How will educational organisations adapt to the 11-19 reforms?
30 March 2009
The effects of Government 11-19 education reforms upon educational organisations, teachers, learners, parents, governors and the local community will be investigated thanks to a £1 million Qualifications and Curriculum Authority (QCA) project.
Dr Jo-Anne Baird, and colleagues from Bristol University's Graduate School of Education, will lead the project in collaboration with researchers at Queen's University Belfast School of Education. The research team will investigate the impact of educatio refom in schools and colleges between the ages of 14 to 19.In England, there are multiple education reforms and other policy innovtions affecting schools and colleges. Over the next few years, a wide variety of qualification and curriculum reforms are being introduced, some of which require collaborations between local schools, colleges, businesses and the community to deliver them. In addition, the statutory leaving age will be raised from age 16 to 17 in 2013 and to 18 years of age by 2015.
The project will offer us an opportunity to look at the impact of the entire reform programme at the organisational level, which is highly unusual.
Dr Baird said: "The project will offer us an opportunity to look at the impact of the entire reform programme at the organisational level, which is highly unusual. We expect that it will be welcomed by teachers, head teachers and learners. It will also involve and engage educational institutions in the reform evaluation process.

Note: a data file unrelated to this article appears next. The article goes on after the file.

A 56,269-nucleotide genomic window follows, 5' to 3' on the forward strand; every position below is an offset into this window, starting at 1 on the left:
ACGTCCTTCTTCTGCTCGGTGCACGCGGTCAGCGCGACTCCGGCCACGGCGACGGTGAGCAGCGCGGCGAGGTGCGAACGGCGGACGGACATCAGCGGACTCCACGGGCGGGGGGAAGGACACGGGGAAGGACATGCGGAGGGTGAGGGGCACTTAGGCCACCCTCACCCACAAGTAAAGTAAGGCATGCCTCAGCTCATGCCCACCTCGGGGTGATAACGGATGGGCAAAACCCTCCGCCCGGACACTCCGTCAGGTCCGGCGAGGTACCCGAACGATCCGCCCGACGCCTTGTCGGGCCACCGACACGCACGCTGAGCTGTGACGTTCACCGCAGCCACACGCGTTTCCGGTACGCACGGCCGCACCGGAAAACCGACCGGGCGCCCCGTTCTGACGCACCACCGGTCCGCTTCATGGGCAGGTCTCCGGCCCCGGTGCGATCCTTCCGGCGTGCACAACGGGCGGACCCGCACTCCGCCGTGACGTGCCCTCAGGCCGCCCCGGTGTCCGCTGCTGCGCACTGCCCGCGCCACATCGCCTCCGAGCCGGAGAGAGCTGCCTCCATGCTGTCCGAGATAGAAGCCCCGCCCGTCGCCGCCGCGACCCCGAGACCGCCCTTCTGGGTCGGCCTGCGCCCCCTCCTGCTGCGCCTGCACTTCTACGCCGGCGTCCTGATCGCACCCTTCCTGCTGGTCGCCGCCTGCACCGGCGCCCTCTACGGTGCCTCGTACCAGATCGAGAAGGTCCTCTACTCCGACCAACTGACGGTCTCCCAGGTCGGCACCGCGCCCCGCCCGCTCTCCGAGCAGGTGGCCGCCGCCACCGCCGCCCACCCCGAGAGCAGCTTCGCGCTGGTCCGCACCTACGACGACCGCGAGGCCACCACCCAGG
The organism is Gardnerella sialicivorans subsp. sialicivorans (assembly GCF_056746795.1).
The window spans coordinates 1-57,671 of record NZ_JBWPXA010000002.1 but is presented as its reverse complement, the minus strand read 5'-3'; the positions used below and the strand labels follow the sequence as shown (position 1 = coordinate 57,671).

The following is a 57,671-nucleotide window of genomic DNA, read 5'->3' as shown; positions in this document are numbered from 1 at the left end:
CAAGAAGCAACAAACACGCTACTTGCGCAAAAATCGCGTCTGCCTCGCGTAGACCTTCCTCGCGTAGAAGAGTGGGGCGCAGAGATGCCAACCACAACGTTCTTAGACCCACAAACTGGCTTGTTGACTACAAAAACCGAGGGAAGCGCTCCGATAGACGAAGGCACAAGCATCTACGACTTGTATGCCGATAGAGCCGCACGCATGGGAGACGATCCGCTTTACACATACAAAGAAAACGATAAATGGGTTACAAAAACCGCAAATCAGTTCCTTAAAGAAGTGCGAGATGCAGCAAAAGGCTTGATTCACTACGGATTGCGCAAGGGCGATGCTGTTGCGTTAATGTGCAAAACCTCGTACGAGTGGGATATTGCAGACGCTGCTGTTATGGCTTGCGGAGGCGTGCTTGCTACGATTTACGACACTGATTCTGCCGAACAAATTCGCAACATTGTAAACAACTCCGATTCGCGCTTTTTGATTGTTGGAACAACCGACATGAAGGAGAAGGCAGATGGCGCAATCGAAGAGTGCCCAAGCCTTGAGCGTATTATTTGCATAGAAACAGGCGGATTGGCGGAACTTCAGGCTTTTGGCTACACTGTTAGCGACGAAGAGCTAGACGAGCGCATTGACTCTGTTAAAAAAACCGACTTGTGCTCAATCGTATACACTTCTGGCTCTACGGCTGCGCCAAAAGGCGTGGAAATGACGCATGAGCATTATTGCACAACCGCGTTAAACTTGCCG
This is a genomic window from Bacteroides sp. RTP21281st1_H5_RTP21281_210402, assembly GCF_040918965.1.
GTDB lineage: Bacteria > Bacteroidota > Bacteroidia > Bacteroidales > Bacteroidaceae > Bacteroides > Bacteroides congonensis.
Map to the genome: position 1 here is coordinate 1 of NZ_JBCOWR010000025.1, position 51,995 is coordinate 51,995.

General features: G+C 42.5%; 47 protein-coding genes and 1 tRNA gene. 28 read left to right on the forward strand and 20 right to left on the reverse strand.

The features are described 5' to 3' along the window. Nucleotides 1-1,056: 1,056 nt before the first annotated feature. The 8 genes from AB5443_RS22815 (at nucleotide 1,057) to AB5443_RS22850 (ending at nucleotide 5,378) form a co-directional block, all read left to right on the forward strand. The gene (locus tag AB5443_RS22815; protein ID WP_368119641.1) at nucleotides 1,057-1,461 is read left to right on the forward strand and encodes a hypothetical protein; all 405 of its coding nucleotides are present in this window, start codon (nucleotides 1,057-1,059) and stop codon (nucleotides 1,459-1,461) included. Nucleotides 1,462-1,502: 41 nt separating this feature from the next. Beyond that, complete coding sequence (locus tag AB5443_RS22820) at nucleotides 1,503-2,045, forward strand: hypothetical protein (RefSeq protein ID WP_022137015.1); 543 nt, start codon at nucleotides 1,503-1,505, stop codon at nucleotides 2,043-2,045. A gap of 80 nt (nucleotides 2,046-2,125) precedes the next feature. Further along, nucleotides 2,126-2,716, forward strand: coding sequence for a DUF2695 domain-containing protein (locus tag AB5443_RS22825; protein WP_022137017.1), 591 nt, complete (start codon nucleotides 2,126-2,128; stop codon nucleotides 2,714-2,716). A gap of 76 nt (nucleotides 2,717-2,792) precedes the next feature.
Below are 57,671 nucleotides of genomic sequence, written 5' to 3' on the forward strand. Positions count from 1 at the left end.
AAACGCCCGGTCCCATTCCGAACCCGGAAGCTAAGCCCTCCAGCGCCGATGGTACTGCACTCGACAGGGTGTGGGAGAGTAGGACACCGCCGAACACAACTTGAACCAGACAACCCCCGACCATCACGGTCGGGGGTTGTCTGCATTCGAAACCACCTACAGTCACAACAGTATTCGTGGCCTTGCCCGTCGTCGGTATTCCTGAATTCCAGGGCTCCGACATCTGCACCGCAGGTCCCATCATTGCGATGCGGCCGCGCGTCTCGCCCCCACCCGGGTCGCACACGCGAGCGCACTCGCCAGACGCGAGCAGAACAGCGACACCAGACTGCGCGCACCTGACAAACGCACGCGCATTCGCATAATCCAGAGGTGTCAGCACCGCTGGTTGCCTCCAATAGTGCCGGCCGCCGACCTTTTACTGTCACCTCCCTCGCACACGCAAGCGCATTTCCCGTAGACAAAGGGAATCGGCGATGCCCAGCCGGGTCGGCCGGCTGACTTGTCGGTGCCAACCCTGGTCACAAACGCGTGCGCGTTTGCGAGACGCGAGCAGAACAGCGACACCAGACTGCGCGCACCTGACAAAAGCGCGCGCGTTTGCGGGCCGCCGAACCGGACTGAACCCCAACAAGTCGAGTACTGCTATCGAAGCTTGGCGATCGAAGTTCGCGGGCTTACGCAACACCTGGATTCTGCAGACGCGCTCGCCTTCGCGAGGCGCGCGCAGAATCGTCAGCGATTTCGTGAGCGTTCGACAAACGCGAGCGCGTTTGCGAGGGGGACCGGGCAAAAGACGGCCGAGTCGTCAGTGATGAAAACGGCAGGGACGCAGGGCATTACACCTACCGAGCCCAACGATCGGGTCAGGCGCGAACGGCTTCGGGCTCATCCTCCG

"We will also be interested to find out about any similar studies being conducted in other countries, so that comparisons and links may be made."
The findings will be used by QCA, policy-makers and policy implementation bodies and will add to knowledge on educational reform and implementation. In particular, the issue of centre engagement with policy implementation is under-researched and it is anticipated that the findings will offer advances in this area, which might lead to changes in the way that policy-makers develop reforms.
The Longitudinal Centre research study on the assessment policies on schools and colleges in England is a five-year £1,190,417 project funded by the Qualifications and Curriculum Authority (QCA).
The collaborative project will be undertaken by the University of Bristol's Centre for Assessment and Learning Studies and Queen's University's Assessment and Learning Research Cluster. The project will be led by Dr Jo-Anne Baird (Bristol), Professor Jannette Elwood (Queen's University Belfast) and Professor Gordon Stobart (Institute of Education) with team members Dr Anthony Feiler (Bristol) and Aisling O'Boyle (Queen's University Belfast).
Find out more about the QCA project
The Qualifications and Curriculum Authority (QCA) plays a vital role in the development, delivery and reform of the education and training framework for England.
Working closely with government and other agencies, QCA lead the reform of education and training programmes that equip learners, teaching professionals and employers with the skills and support they need to meet the demands of the 21st century.
Dr Jo-Anne Baird is a Reader in Educational Assessment and the Director of the Doctorate in Education Programme at the University of Bristol. She co-ordinates the Centre for Assessment and Learning Studies . Before joining the University of Bristol, she was Head of Research at the Assessment and Qualifications Alliance (AQA), where she managed the research programme and the standard-setting of AQA's examinations.
Dr Baird is currently an Independent Advisor to the Department for Children, Schools and Families' Expert Group on Assessment and a member of their 14-19 Expert Advisory Group and is Editor for the journal Assessment in Education.